On a gaming-oriented phone that would be a bad sign, but for a device geared to the general public, prioritizing thermals was probably the better choice. We just wish Honor used a beefier heat dissipation system.

Screenshots from the Honor 200 Pro benchmark test results
The Honor 200 Pro results in the synthetic benchmarks were below similarly-priced phones. / © nextpit

In testing, performance in games such as Call of Duty Mobile and Genshin Impact was good. The latter was able to run at the highest graphical settings at the 60 fps option, although the phone did get warm, especially around the metal frame.

For simpler daily tasks, the Honor 200 Pro performed on the same level as any flagship phone, with app transitions, animations, and effects being applied almost instantaneously. Synthetic benchmarks show that the phone falls slightly below 2024’s top phones, but not on a level that we could notice while using the device.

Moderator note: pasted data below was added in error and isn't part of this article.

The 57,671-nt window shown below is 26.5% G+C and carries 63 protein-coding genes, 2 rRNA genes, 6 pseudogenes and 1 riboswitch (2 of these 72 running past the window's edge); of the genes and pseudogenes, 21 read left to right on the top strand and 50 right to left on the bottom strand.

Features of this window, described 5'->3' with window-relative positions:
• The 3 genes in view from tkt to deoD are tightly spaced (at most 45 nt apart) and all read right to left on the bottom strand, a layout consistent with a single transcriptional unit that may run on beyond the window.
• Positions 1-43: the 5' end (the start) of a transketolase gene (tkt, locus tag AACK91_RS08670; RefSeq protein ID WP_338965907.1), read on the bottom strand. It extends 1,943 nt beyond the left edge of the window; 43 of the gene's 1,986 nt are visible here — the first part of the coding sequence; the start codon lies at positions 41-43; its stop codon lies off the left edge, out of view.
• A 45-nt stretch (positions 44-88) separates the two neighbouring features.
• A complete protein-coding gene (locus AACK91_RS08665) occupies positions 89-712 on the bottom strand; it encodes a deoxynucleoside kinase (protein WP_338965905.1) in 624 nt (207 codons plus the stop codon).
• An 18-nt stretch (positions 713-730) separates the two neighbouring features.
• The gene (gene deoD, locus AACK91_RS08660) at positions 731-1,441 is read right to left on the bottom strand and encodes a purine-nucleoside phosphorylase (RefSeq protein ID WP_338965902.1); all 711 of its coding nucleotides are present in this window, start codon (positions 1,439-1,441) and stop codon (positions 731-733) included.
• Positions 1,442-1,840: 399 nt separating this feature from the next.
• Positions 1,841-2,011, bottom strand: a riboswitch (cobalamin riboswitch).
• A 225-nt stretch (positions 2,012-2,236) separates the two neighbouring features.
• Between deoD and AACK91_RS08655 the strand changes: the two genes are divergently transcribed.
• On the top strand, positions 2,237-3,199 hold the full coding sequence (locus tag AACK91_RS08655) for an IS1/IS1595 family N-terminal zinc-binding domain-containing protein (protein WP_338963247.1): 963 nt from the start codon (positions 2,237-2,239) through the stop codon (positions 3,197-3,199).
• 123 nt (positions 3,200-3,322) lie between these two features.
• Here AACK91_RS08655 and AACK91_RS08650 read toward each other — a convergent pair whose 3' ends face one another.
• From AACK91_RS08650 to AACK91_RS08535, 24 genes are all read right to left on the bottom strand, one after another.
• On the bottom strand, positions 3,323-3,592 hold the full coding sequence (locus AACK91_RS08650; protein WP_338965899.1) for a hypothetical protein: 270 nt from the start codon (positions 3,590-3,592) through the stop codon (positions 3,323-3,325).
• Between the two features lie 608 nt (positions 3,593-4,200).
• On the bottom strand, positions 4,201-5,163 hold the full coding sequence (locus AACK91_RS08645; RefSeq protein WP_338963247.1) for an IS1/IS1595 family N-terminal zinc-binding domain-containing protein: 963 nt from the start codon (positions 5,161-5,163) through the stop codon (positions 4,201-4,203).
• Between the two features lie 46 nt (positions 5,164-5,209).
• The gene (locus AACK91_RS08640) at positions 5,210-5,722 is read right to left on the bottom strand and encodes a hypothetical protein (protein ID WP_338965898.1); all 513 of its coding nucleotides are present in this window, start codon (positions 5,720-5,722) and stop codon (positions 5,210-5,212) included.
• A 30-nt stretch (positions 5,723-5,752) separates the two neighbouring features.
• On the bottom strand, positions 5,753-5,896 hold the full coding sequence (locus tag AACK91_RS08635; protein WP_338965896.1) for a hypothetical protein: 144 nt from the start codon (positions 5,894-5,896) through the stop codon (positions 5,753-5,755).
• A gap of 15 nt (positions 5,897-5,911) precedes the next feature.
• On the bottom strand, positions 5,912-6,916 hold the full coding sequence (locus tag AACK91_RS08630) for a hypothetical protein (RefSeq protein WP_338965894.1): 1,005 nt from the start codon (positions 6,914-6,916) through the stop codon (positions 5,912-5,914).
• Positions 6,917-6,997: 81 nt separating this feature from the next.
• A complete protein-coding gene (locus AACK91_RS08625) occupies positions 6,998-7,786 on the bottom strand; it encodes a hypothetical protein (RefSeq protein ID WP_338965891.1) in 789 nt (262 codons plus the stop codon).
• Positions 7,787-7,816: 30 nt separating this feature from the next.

Camera gimmicks

The camera setup on the Honor 200 Pro consists of a main 50 MP sensor, an ultra-wide lens with a 12 MP sensor that also serves as a macro camera, and a telephoto lens with a 2.5x optical zoom.


  • Versatile camera setup.
  • Excellent daylight and night shots on the main camera.
  • Cool portrait filters to play with.


  • Secondary cameras are a step down from the main camera.
  • Finicky settings on the camera app.
  • Inconsistent results from the different cameras.

The big 1/1.3’’ main sensor captures plenty of light both day and night, with digital zoom shots at 2x proving very usable. Color reproduction was good, with punchy, saturated colors.